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5 Tips for Babywearing in the Summer

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By Allaya Cooks-Campbell

While there's no time of year when you'd really want to tote a huge stroller around New York City, summertime has got to be the worst. Whether you're staying in the city or skipping town for a family vacation, babywearing can be a space and sanity saving solution. We reached out to babywearing guru Sarah Longwell-Stevens to round up the best tips and tricks for wearing your tot comfortably during the summer months.

  1. Find a carrier that you love: First things first--comfort is key. "It's hard to say, 'This one is the best carrier,'" Sarah says. "Everyone will fall in love with something different." Most carriers will fall into one of a few main types: soft-structured carriers (SSCs), wraps, ring slings and mei tais. Find a style of carrier that offers the right amount of support and suits your style. If needed, ask an expert to help you get the right fit.

  • Find the right fabric: Once you find a style of carrier you like, see if you can pick out an option that's more suited to the warm weather. "In general," Sarah offers, "in the summer, the thicker the padding, the less of it you'll want touching your body." Soft-structured carriers are usually thicker and have more padding, so look for one that's cut away a bit more to allow more airflow. Since wraps typically cover more of the body, opt for one that's woven over a stretchy, jersey fabric. Woven fabrics tend to have better airflow (think linen versus spandex!)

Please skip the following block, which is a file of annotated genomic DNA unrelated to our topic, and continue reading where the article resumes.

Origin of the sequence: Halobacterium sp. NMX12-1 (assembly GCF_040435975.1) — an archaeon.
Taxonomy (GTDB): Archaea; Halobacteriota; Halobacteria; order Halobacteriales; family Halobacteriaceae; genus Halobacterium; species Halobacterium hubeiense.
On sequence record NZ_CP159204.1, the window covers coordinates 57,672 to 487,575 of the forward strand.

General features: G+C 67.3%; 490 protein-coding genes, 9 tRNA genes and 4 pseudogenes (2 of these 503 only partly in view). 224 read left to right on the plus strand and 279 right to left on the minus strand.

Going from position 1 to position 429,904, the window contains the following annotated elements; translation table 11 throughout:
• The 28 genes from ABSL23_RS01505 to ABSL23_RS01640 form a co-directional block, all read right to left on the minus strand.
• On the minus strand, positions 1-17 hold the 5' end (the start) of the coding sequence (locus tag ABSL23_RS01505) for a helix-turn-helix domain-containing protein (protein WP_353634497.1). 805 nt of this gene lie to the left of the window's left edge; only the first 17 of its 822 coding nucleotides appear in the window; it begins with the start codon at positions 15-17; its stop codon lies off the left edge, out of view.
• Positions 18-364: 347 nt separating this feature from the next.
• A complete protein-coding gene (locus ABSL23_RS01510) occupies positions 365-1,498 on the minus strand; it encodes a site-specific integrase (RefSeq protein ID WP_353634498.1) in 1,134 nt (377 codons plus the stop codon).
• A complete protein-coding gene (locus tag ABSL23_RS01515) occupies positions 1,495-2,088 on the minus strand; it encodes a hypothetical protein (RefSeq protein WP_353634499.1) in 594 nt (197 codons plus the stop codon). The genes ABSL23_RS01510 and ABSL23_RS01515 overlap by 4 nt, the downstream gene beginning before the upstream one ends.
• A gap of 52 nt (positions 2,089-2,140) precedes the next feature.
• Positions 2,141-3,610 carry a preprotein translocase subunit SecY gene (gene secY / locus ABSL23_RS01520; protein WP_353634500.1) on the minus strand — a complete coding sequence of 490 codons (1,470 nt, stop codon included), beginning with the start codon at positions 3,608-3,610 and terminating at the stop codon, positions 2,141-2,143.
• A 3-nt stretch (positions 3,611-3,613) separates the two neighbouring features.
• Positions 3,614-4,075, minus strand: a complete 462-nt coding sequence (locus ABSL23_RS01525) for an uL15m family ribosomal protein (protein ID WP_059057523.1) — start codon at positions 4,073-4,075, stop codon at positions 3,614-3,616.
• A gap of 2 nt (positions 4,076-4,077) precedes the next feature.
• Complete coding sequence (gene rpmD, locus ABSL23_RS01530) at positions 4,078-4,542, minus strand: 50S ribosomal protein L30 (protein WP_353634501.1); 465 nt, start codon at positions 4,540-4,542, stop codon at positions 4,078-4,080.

• Back might be best: If your baby is over the age of one, you both might be more comfortable in a back-carry. Wearing baby on the front of the body tends to make us feel warmer than carrying them on the back does.
  • Check in with baby: One big benefit of babywearing is that it allows you to respond to your baby's slightest cues. As a rule of thumb, your baby is probably feeling and responding to whatever you are. If you're overheated, chances are, so is your baby. Same goes for thirst. Having baby close to you allows you to check on their environment more regularly. Most strollers don't breathe well and can trap heat, especially when used with a canopy.
  • Check in with yourself: Just like when you were pregnant, lugging all that baby around takes some serious effort. Take care to stay hydrated, well-fed and rest occasionally when carrying your baby around, especially in the warmer months. Your family needs you in the best health, and being out in the sun can make you feel extra tired.
  • This piece was originally published by Allaya Cooks-Campbell on Well Rounded NY. Allaya Cooks-Campbell is the mother of an adorable newborn and step-mommy to two gorgeous tweens. She works very hard to keep her children from developing her sense of humor. An avid yogi, gamer and novelist, Allaya lives in New York with her husband, Damany. You can find her exploring motherhood at babydroppings.com.

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